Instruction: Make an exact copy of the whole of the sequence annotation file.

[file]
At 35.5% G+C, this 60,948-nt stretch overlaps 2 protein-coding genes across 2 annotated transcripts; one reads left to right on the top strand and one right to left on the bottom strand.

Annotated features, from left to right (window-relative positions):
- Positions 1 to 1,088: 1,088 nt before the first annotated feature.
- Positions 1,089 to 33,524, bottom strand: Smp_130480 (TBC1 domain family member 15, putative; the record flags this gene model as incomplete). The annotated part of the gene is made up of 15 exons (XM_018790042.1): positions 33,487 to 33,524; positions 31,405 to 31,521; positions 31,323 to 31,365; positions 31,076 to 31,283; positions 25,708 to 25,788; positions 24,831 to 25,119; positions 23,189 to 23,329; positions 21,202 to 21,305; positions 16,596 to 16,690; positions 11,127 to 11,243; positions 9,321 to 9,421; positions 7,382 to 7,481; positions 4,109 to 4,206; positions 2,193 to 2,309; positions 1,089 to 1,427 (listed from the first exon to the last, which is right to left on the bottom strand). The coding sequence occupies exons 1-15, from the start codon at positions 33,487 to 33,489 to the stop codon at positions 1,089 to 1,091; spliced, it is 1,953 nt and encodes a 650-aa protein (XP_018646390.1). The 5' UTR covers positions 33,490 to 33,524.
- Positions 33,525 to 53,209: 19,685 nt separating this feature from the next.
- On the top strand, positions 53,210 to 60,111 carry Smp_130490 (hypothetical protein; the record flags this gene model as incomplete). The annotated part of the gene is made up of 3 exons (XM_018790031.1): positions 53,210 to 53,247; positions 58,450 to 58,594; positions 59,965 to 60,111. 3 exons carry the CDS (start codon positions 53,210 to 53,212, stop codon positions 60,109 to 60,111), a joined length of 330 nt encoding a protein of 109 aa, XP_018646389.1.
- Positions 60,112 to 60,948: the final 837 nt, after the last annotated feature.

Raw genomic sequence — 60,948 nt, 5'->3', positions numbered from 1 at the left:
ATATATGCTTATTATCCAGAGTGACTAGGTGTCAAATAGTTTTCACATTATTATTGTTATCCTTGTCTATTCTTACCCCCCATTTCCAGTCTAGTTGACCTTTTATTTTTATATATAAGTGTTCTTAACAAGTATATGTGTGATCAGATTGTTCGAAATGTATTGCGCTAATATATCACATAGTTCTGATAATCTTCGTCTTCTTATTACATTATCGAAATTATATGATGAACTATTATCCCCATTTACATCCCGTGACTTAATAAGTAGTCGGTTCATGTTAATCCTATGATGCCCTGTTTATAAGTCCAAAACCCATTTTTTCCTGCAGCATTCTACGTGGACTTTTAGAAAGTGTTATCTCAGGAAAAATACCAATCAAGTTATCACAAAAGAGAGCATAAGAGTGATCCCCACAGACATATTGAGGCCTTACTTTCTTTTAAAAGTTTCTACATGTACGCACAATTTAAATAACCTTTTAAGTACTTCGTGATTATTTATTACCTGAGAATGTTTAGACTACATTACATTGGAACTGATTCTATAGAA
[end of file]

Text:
At 35.5% G+C, this 60,948-nt stretch overlaps 2 protein-coding genes across 2 annotated transcripts; one reads left to right on the top strand and one right to left on the bottom strand.

Annotated features, from left to right (window-relative positions):
- Positions 1 to 1,088: 1,088 nt before the first annotated feature.
- Positions 1,089 to 33,524, bottom strand: Smp_130480 (TBC1 domain family member 15, putative; the record flags this gene model as incomplete). The annotated part of the gene is made up of 15 exons (XM_018790042.1): positions 33,487 to 33,524; positions 31,405 to 31,521; positions 31,323 to 31,365; positions 31,076 to 31,283; positions 25,708 to 25,788; positions 24,831 to 25,119; positions 23,189 to 23,329; positions 21,202 to 21,305; positions 16,596 to 16,690; positions 11,127 to 11,243; positions 9,321 to 9,421; positions 7,382 to 7,481; positions 4,109 to 4,206; positions 2,193 to 2,309; positions 1,089 to 1,427 (listed from the first exon to the last, which is right to left on the bottom strand). The coding sequence occupies exons 1-15, from the start codon at positions 33,487 to 33,489 to the stop codon at positions 1,089 to 1,091; spliced, it is 1,953 nt and encodes a 650-aa protein (XP_018646390.1). The 5' UTR covers positions 33,490 to 33,524.
- Positions 33,525 to 53,209: 19,685 nt separating this feature from the next.
- On the top strand, positions 53,210 to 60,111 carry Smp_130490 (hypothetical protein; the record flags this gene model as incomplete). The annotated part of the gene is made up of 3 exons (XM_018790031.1): positions 53,210 to 53,247; positions 58,450 to 58,594; positions 59,965 to 60,111. 3 exons carry the CDS (start codon positions 53,210 to 53,212, stop codon positions 60,109 to 60,111), a joined length of 330 nt encoding a protein of 109 aa, XP_018646389.1.
- Positions 60,112 to 60,948: the final 837 nt, after the last annotated feature.

Raw genomic sequence — 60,948 nt, 5'->3', positions numbered from 1 at the left:
ATATATGCTTATTATCCAGAGTGACTAGGTGTCAAATAGTTTTCACATTATTATTGTTATCCTTGTCTATTCTTACCCCCCATTTCCAGTCTAGTTGACCTTTTATTTTTATATATAAGTGTTCTTAACAAGTATATGTGTGATCAGATTGTTCGAAATGTATTGCGCTAATATATCACATAGTTCTGATAATCTTCGTCTTCTTATTACATTATCGAAATTATATGATGAACTATTATCCCCATTTACATCCCGTGACTTAATAAGTAGTCGGTTCATGTTAATCCTATGATGCCCTGTTTATAAGTCCAAAACCCATTTTTTCCTGCAGCATTCTACGTGGACTTTTAGAAAGTGTTATCTCAGGAAAAATACCAATCAAGTTATCACAAAAGAGAGCATAAGAGTGATCCCCACAGACATATTGAGGCCTTACTTTCTTTTAAAAGTTTCTACATGTACGCACAATTTAAATAACCTTTTAAGTACTTCGTGATTATTTATTACCTGAGAATGTTTAGACTACATTACATTGGAACTGATTCTATAGAA